Tsetse flies are large biting flies that live in the tropical regions of Africa.
Tsetse Fly Scientific Classification
Tsetse Fly Conservation Status
Tsetse Fly Locations
Tsetse Fly Facts
- Sub-Sahara Africa
Tsetse flies are a type of blood-sucking insect that lives in diverse locations in Sub-Sahara Africa.
There are about 27 different species of tsetse flies, which have been given the scientific name of Glossina. The pronunciation of tsetse is tse-see, according to Merriam Webster. This insect’s deadly bite, which you may not even notice, kills thousands each year.
5 Incredible Tsetse Fly Facts!
- Both male and female Tsetse flies draw blood from humans by biting them.
- The female tsetse fly stays pregnant for her entire lifespan, which is about 4 months. The male only impregnates her one time, and she holds the eggs in a special sack where she develops them one at a time.
- Diseases transmitted by the tsetse fly kill about 275,000 people annually.
- Tsetse babies develop life inside the mother fly before being buried in the ground inside a small, hard-shelled puparia before they finally metamorphize into a fly.
- Tsetse flies are also called tik-tik flies.
Tsetse Fly Species, Types, and Scientific Name
The scientific name of this insect is Glossina. The pronunciation of Glossina is glos·si·na, according to Merriam Webster. The pronunciation of Tsetse varies around the world. These flies are insects that belong to the Diperra order. They are all part of the Hippoboscoidea superfamily and the Glossinidae family. They also all belong to the glossina genus.
Biologists divide the glossina genus into three subgroups based on their behavior, how their molecules are arranged and their morphological structure: It is often easier to think about them being divided into groups by their preferred location because different types live in different habitats.
- Morsitans – This subgenre of four species generally live in savannah areas of Africa.
- Fusca – This subgenre of 12 species lives in the forest.
- Palpalis – This subgenre includes seven species often called ‘riverine’ and ‘lacustrine’ flies.
Appearance: How to Identify Tsetse Flies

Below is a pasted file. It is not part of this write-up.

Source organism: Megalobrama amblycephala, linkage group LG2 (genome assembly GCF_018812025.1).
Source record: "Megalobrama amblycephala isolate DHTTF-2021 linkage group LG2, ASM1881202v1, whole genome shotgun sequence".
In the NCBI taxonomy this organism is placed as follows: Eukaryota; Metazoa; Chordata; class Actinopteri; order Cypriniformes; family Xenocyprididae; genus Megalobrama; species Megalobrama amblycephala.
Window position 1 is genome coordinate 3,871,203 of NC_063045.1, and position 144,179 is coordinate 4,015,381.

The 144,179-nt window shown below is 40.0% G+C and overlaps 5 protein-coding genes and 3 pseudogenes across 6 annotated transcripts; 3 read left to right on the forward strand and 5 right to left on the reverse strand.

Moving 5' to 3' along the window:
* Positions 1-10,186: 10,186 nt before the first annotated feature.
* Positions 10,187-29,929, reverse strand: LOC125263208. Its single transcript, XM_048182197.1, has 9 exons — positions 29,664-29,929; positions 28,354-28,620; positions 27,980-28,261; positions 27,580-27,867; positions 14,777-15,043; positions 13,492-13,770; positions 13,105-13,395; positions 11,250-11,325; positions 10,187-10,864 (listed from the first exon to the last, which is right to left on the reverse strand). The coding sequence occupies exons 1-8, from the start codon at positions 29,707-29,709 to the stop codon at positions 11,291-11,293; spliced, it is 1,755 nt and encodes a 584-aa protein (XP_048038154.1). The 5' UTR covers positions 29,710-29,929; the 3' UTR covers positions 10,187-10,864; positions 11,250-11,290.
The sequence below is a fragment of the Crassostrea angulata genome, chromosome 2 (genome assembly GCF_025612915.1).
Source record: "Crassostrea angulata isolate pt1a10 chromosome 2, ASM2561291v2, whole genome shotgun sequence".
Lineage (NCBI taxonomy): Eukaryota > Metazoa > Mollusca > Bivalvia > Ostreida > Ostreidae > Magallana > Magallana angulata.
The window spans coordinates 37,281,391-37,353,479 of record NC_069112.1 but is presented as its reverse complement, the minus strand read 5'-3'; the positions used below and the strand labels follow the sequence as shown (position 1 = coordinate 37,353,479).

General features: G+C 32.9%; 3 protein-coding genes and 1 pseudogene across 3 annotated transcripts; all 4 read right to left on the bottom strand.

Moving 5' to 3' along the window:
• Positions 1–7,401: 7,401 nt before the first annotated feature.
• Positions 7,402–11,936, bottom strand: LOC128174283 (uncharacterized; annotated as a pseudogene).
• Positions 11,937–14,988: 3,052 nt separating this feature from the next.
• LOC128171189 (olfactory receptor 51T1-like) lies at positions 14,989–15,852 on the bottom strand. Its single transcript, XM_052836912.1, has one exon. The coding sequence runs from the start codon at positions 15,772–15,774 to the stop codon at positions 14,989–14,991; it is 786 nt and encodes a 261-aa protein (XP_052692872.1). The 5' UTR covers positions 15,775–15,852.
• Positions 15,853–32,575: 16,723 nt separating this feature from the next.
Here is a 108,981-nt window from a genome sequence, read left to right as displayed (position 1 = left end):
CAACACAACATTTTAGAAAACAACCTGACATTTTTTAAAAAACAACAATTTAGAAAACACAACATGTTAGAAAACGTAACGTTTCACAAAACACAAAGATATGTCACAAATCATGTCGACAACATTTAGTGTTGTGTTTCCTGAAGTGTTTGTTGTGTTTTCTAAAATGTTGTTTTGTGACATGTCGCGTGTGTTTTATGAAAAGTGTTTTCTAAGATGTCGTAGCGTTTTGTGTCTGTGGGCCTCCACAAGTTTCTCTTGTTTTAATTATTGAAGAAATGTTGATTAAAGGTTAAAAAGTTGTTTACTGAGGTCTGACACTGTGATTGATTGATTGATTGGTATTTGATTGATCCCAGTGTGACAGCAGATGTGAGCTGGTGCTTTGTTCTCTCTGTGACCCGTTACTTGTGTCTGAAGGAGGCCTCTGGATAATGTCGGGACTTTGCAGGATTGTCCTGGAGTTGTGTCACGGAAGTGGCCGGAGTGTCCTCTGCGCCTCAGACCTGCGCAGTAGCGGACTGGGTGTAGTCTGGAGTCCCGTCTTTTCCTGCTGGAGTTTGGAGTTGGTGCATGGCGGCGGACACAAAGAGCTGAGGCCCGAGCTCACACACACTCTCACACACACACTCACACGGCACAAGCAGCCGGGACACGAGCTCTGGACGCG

Tsetse flies are between 0.25-and-0.5-inches big or about the size of a housefly. Depending on the species, they are yellowish-brown to dark brown. All tsetse flies have a gray area on their thorax. You may see faint bands on their abdomens.
The head of a tik-tik fly has large eyes on each side of its head. The thorax is made up of three fused segments and is large for the size of the fly. The abdomen is short and wide. It gets noticeably wider when the fly eats.
Tsetse flies can look different depending on the phase of the life cycle that they are in currently. The life cycle begins with the egg hatching. Then, about four days later, the male has sex with the female. While the act only happens once, the female remains pregnant for the rest of her life. An egg is passed into a special sack on her body every nine days, where she feeds it a unique substance. In a couple of days, she lays the egg, and the life cycle begins again. Females will continue to lay eggs throughout their life cycle, which lasts for about 4 months.
Entomologists look for at least four characteristics when deciding if an insect they are examining is a member of the glossina genre.
- Proboscis – This long thin structure is attached to the bottom of the head and points forward.
- Wings – The tik-tik fly can fold one of its wings completely over its body and put the other one on top of the first one when it is resting.
- Hatchet cell – The middle cell of each wing looks like a hatchet.
- Bristled antennae – The tsetse fly has branched bristles that are covered in hair.
It is the bite of the tsetse fly that makes them so dangerous to humans. Researchers at the University of Bristol have discovered that the fly uses its teeth to tear through the skin and capillaries. Then, it uses its rasps to make the hole bigger. Researchers were surprised to learn that the tsetse fly projects a substance from its proboscis, a long tube in the insect’s mouth, that keeps its victim’s blood from clotting. Researchers have not found this proboscis tube in any other insect.